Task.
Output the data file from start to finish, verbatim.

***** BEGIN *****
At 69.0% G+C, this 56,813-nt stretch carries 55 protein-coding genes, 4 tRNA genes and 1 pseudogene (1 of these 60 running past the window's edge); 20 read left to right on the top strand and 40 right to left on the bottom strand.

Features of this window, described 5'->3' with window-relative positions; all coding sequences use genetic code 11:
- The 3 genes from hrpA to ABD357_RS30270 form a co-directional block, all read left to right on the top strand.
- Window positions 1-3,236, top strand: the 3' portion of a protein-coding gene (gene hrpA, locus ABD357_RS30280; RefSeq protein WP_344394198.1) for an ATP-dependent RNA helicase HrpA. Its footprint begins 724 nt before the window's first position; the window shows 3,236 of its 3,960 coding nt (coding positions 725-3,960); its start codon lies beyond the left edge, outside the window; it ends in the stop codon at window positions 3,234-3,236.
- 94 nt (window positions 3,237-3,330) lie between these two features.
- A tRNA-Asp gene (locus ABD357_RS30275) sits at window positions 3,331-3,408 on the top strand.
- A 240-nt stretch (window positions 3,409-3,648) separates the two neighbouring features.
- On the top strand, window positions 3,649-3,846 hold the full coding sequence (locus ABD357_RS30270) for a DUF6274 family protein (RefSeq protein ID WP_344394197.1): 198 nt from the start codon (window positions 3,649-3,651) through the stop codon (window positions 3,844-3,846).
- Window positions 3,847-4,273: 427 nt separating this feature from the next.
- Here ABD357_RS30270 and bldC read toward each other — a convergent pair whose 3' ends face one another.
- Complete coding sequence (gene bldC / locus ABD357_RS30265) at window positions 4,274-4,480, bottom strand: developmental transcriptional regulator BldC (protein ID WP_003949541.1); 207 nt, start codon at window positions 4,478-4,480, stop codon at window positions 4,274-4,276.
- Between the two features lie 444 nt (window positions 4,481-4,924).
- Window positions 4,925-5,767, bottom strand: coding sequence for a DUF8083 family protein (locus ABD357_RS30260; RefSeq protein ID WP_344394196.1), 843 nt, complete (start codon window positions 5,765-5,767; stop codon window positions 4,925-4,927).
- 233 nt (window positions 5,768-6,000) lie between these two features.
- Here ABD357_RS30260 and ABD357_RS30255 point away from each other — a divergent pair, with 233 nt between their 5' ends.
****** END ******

At 69.0% G+C, this 56,813-nt stretch carries 55 protein-coding genes, 4 tRNA genes and 1 pseudogene (1 of these 60 running past the window's edge); 20 read left to right on the top strand and 40 right to left on the bottom strand.

Features of this window, described 5'->3' with window-relative positions; all coding sequences use genetic code 11:
- The 3 genes from hrpA to ABD357_RS30270 form a co-directional block, all read left to right on the top strand.
- Window positions 1-3,236, top strand: the 3' portion of a protein-coding gene (gene hrpA, locus ABD357_RS30280; RefSeq protein WP_344394198.1) for an ATP-dependent RNA helicase HrpA. Its footprint begins 724 nt before the window's first position; the window shows 3,236 of its 3,960 coding nt (coding positions 725-3,960); its start codon lies beyond the left edge, outside the window; it ends in the stop codon at window positions 3,234-3,236.
- 94 nt (window positions 3,237-3,330) lie between these two features.
- A tRNA-Asp gene (locus ABD357_RS30275) sits at window positions 3,331-3,408 on the top strand.
- A 240-nt stretch (window positions 3,409-3,648) separates the two neighbouring features.
- On the top strand, window positions 3,649-3,846 hold the full coding sequence (locus ABD357_RS30270) for a DUF6274 family protein (RefSeq protein ID WP_344394197.1): 198 nt from the start codon (window positions 3,649-3,651) through the stop codon (window positions 3,844-3,846).
- Window positions 3,847-4,273: 427 nt separating this feature from the next.
- Here ABD357_RS30270 and bldC read toward each other — a convergent pair whose 3' ends face one another.
- Complete coding sequence (gene bldC / locus ABD357_RS30265) at window positions 4,274-4,480, bottom strand: developmental transcriptional regulator BldC (protein ID WP_003949541.1); 207 nt, start codon at window positions 4,478-4,480, stop codon at window positions 4,274-4,276.
- Between the two features lie 444 nt (window positions 4,481-4,924).
- Window positions 4,925-5,767, bottom strand: coding sequence for a DUF8083 family protein (locus ABD357_RS30260; RefSeq protein ID WP_344394196.1), 843 nt, complete (start codon window positions 5,765-5,767; stop codon window positions 4,925-4,927).
- 233 nt (window positions 5,768-6,000) lie between these two features.
- Here ABD357_RS30260 and ABD357_RS30255 point away from each other — a divergent pair, with 233 nt between their 5' ends.